Students hold community day to help others

 Clawson Middle School sixth-grader Grace Reilly, 11; seventh-grader Shayla Pippins, 12; seventh-grader Makayla Richardson, 12; and sixth-grader Aidan Pounders, 11, make cards for soldiers.

Clawson Middle School sixth-grader Grace Reilly, 11; seventh-grader Shayla Pippins, 12; seventh-grader Makayla Richardson, 12; and sixth-grader Aidan Pounders, 11, make cards for soldiers.

Photo by Donna Dalziel


By: Kara Szymanski | Royal Oak Review | Published November 29, 2017

 Eighth-grader Jimena Garcia, 13, helps to get the conversation started with sixth-graders Emily Landry, 11, and Morgan Kleiner, 11.

Eighth-grader Jimena Garcia, 13, helps to get the conversation started with sixth-graders Emily Landry, 11, and Morgan Kleiner, 11.

Photo by Donna Dalziel

 Sixth-grader Dominic Pounds, 11, makes cards for the troops.

Sixth-grader Dominic Pounds, 11, makes cards for the troops.

Photo by Donna Dalziel

CLAWSON — Clawson Middle School students recently participated in various activities centered around helping the community before Thanksgiving break. 

During their first three hours of school Nov. 21, two groups of students participated in three rotations that taught them simple ways to help the community while completing fun, interactive activities at their school. The activities also celebrated the school community and that while people are different, they can find ways to relate to each other.

Each of the two groups of students participated in interactive activities planned by sixth-grade English language arts teacher and Students Against Destructive Decisions adviser Michelle Haight.

In all, 275 students participated in outreach activities, team building, meal sharing and the movie “I Am Eleven,” which is about children from different countries and how everyone is part of a global community.

Clawson students in grades six through eight came together to benefit the community and celebrate the connections they share as a school and with the larger community.

“Students need a sense of belonging. It’s important that they are an important member of the school community. Thanksgiving is an American holiday centered around the community, and it seemed fitting that we do something with the entire student body to celebrate our special school family,” said Haight.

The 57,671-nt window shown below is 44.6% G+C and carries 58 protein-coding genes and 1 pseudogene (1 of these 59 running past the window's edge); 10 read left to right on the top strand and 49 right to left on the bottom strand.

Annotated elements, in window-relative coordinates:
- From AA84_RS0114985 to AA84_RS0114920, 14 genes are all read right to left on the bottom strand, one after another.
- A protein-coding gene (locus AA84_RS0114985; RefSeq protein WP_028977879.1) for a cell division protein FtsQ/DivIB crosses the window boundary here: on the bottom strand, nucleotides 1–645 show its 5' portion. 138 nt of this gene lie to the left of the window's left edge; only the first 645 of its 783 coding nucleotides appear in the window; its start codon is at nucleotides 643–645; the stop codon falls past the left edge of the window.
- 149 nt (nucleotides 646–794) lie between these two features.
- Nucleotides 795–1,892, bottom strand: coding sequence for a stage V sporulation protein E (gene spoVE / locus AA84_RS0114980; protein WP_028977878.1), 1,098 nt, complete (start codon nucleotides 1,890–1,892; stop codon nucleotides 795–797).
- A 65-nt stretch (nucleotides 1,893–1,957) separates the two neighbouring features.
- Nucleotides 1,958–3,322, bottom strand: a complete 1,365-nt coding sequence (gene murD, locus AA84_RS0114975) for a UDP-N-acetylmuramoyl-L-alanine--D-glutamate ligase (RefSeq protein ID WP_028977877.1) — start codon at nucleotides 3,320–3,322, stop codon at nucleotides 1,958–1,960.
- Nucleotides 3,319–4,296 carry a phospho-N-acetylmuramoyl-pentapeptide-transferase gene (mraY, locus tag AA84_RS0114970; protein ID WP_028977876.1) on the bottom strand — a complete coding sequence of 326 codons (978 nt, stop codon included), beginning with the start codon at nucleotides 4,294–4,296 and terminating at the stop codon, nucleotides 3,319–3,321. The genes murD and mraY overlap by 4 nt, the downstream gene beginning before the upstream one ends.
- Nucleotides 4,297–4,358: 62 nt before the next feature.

Students worked together to create Christmas cards for those in the military. Haight said that most of the cards would be sent to “a recovering American solider,” care of the Walter Reed Army Medical Center in Washington, D.C. To contribute locally, cards are also going to Cards for Soldiers in Grayling.

Some other activities students participated in that day were Thanksgiving-themed “would you rather” questions; fowling, the football-bowling hybrid; basketball; a community lunch; and locker cleaning.

Student Drew Lossing said his favorite activity was the community lunch at which everyone ate lunch together as one big group. He got to see his friends.

Student Jimena Garcia said she enjoyed talking to different people with different backgrounds during the event. 

“You have the chance to start new conversations and learn new things you normally wouldn’t,” she said.

She was a leader during the event and helped her group keep the activities going.

Student Miranda Chunn could relate to the Christmas card activity for those serving in the military.

“My brother has friends that are in the troops and don’t get to come home for the holidays. Cards make them feel appreciated and still connected to the community back home. They get something in return for their services. You don’t realize they don’t get to experience the holidays like you do,” she said.

She said she didn’t think of it that way until the community day event.

Student Emily Landry shared how she learned that even though we are all different, we are all still the same.

“Being different is OK, and Thanksgiving is a holiday that brings us all together to celebrate it,” She said.